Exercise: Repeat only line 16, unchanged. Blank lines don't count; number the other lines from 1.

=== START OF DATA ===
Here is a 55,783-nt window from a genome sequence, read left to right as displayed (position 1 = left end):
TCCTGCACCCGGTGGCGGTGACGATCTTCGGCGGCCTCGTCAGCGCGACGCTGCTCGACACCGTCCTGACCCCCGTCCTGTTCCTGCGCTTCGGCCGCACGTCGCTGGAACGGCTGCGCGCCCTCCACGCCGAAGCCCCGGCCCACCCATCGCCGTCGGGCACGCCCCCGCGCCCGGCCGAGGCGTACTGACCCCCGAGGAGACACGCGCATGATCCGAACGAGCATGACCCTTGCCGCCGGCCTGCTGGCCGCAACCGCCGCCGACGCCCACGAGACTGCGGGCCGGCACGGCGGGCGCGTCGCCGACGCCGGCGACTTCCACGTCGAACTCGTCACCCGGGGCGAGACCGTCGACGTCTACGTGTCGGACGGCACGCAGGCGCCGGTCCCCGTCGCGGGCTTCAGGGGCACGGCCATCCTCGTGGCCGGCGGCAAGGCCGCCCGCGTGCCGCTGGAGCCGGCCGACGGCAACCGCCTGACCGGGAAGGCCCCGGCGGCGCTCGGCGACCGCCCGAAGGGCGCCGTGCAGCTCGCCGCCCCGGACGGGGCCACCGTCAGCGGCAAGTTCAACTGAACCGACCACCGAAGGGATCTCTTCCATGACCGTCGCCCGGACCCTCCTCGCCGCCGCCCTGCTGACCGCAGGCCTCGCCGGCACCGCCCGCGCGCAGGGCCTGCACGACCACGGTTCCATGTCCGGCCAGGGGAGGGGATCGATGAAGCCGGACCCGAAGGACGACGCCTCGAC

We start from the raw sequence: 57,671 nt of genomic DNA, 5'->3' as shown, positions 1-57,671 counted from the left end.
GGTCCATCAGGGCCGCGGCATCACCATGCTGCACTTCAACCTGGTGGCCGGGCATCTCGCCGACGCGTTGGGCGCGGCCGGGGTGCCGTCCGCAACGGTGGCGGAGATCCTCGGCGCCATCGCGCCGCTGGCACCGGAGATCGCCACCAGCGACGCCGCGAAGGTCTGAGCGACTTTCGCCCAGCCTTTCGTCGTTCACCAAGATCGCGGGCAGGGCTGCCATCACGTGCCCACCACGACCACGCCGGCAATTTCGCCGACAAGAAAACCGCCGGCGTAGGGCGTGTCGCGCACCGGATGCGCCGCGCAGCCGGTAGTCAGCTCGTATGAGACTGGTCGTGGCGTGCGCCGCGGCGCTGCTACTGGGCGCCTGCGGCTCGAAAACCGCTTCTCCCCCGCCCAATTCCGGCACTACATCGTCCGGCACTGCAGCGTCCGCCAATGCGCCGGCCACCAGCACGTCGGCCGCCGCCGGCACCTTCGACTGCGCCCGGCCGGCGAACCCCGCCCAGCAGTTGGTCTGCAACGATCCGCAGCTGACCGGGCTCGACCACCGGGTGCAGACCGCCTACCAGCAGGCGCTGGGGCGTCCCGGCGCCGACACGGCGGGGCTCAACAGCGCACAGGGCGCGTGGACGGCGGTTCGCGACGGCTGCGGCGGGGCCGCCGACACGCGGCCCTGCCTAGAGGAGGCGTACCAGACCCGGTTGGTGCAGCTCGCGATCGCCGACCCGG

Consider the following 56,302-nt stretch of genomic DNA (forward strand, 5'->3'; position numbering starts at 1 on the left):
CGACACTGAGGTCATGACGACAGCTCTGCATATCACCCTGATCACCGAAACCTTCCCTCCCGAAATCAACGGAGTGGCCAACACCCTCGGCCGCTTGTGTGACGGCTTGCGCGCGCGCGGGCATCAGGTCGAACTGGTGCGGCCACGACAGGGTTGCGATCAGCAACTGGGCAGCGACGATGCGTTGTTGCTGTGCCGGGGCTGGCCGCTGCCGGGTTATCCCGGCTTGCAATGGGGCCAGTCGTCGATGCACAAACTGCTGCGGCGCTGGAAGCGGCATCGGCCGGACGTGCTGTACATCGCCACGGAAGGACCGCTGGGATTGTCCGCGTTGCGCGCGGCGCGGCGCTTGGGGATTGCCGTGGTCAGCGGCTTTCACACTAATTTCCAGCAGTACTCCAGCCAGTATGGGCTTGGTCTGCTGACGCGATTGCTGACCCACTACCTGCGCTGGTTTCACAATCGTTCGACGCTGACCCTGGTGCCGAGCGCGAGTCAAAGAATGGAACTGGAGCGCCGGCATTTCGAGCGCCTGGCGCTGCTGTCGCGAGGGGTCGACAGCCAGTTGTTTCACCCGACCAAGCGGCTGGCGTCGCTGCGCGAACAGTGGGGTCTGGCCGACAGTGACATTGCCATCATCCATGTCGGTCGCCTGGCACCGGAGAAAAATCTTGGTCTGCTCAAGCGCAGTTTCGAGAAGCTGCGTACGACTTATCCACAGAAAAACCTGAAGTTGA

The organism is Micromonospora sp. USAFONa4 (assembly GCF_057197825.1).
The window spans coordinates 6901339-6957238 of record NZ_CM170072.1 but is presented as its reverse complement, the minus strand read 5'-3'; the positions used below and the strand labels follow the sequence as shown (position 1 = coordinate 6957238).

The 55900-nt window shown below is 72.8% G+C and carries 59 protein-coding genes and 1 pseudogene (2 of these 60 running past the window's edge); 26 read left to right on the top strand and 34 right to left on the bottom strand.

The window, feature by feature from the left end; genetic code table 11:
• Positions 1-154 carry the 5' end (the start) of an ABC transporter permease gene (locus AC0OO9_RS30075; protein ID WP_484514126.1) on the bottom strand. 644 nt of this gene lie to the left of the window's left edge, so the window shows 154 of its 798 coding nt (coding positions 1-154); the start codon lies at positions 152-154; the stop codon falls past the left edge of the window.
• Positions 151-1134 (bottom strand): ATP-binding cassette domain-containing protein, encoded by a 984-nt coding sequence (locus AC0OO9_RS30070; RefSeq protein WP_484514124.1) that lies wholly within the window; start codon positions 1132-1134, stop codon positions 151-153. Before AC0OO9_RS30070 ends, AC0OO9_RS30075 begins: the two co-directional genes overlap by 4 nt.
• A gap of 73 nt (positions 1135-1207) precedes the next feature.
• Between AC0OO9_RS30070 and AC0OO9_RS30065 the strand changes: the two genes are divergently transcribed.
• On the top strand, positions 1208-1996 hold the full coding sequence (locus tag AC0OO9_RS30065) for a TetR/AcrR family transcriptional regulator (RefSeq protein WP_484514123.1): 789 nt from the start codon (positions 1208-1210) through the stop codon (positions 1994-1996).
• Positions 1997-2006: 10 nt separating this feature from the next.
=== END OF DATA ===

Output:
• Positions 1997-2006: 10 nt separating this feature from the next.